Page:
Consequently, the objectives of this study were to 1)
measure the amount of water soluble P in soil surface
and in depth from two areas within feedlot, and in adja-
cent fields, runoff area and pasture, and 2) determine if
there is a relationship between agronomic test P (Bray-1)
and water soluble P.
2. Materials and Methods
2.1. Area of Study
The study was carried out in a farm located at Balcarce
county (37˚S; 58˚13 W), in the southeastern area of
Buenos Aires province (Argentina) that has an open
feedlot established on even area, but slightly sloping to-
wards the back of the pen (1% slope). Two areas were
selected within the feedlot pen: in the upper (UP) and
lower (LP) slope positions of the feedlot. Outside of the
feedlot, on the lower side of the farm, there is a depress-
sion that collects the runoff water from feedlot and adja-
cent fields and this area was identified as runoff area
(RA). An additional site evaluated was the pasture (PA)
or reference area composed by grasses, with no animal
occupancy. Soil chemical properties of these areas are
summarized in Table 1.
48 
The soil was classified as a Chelforó Series, a fine,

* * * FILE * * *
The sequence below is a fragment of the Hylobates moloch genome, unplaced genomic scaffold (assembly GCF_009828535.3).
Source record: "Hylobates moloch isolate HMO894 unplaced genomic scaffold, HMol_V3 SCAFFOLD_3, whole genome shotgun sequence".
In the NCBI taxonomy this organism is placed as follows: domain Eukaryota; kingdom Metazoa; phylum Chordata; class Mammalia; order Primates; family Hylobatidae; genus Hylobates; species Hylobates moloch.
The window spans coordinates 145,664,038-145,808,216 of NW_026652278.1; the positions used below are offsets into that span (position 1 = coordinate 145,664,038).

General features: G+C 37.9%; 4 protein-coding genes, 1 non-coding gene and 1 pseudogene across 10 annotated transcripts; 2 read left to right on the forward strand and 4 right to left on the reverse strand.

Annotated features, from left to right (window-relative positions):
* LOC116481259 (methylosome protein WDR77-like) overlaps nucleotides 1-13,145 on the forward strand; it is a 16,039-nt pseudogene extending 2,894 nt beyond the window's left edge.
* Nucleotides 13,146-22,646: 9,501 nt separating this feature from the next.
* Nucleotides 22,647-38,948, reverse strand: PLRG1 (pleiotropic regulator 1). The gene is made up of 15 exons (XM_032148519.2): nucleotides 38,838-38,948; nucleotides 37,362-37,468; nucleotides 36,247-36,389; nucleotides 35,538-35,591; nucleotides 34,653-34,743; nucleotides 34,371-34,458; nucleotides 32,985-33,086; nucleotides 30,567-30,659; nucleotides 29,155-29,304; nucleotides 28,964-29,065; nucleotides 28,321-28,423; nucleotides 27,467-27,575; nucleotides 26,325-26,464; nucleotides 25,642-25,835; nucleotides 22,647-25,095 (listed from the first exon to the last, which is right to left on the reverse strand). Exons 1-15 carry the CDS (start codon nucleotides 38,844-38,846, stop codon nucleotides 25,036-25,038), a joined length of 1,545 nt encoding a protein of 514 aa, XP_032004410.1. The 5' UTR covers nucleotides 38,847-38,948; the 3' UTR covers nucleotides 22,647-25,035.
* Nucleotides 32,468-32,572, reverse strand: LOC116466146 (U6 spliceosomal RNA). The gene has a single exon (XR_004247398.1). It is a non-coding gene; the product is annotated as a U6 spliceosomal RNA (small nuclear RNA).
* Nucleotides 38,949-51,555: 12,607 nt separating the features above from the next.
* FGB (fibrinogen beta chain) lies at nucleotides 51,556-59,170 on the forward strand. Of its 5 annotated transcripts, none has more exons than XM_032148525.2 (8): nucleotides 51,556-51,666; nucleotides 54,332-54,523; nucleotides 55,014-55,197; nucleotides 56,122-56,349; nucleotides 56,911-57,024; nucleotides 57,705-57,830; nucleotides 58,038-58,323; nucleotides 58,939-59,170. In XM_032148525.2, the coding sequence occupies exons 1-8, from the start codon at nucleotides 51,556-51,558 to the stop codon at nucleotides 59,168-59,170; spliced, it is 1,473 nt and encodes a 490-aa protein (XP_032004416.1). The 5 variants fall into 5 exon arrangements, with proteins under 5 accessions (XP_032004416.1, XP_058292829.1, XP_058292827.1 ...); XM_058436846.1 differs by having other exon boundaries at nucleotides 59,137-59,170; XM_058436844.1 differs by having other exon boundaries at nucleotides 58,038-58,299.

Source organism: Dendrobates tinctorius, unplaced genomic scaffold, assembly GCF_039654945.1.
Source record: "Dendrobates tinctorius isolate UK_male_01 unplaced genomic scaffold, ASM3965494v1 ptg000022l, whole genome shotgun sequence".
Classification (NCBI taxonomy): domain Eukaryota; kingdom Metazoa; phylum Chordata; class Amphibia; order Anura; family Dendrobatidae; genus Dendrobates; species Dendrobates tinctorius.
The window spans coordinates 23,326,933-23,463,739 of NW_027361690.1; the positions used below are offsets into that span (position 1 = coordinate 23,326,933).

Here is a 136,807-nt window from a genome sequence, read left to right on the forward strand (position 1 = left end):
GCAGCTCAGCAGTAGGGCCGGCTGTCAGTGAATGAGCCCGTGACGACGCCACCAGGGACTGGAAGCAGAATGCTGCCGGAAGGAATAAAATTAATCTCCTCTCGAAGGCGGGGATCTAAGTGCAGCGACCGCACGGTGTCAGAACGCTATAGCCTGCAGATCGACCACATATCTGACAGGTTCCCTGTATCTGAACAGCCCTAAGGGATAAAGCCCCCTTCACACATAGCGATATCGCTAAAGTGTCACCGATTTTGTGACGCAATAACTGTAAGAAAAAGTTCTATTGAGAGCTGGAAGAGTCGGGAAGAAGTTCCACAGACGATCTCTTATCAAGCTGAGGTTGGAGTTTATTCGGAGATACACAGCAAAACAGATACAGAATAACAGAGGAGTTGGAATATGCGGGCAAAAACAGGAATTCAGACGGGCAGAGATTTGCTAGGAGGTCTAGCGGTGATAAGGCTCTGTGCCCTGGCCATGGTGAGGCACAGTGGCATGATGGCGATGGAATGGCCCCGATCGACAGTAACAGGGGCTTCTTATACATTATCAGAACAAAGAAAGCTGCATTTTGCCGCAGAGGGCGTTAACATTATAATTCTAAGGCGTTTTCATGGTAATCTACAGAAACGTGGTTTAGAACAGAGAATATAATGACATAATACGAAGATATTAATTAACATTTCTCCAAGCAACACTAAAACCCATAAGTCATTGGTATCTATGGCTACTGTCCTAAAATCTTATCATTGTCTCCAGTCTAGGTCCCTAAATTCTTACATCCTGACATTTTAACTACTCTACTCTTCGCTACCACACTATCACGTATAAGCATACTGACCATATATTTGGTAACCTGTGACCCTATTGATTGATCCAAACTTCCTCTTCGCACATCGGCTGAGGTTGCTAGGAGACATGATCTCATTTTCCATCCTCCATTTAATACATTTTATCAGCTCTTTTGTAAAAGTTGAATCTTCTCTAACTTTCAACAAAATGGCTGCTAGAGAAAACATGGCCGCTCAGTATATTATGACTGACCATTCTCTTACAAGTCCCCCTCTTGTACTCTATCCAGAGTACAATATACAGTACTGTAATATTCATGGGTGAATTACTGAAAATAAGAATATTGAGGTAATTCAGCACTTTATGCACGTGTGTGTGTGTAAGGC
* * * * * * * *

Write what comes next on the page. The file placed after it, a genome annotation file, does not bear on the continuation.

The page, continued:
mixed, thermic, Typic Natraqualf characterized by the
presence of a surface horizon with loam texture, and clay
loam to clay subsoil horizons with low permeability due
to high Na concentration. Climate of the area is humid-
subhumid mesothermal with an annual precipitation of
879 mm (period 1971-2007). Mean annual maximum
and minimum temperature are 19.6 and 8.1˚C, respect-
tively, with annual mean thermal amplitude of 12.8˚C.
Cattle were placed at a rate of 50 to 165 m2·head1 and
were fed a corn-based diet. The animals also received
250 g·day1 of mineral supplement that had 60% of
non-protein nitrogen such as urea (19%) and ammonium
sulphate (5%).
2.2. Soil Sample Analysis
At each area, three composite soil samples were taken at
0 - 2.5 cm depth in November and December 2006, and
February and May 2007. Soil samples were also col-
lected at 0 - 10, 10 - 20, 20 - 40 and 40 - 60 cm to evalu-
ate changes in water soluble P concentrations with depth
in July and September 2008. Soil samples were homoge-
nized, air dried (25˚C - 30˚C) and passed through a
2-mm mesh sieve.
Water soluble P from soil was measured following
the technique described by Kuo [11]. Two g of soil with
20 mL of distilled water were shaken in an end-over-end
shaker for 1 h. The water extract was centrifuged at 2500
x g for 10 min, filtered through a 0.45 µm membrane
filter and then analyzed for soluble reactive P (SRP).
Same filtrate was digested in an autoclave (121˚C) for 60 -
90 min with ammonium persulfate and 0.9M H2SO4.
The difference in concentration between TSP and SRP
was considered the concentration of SNRP. The SRP
consists of inorganic orthophosphate extractable with
water, while SNRP may contain organic and some con-
densed forms of P.
Phosphate in extracts and digests were quantified colo-
rimetrically with the molybdenum-blue method of Mur-
phy and Riley [12]. Previously, the digests were neutral-
lized using p-nitrophenol indicator and dropwise addition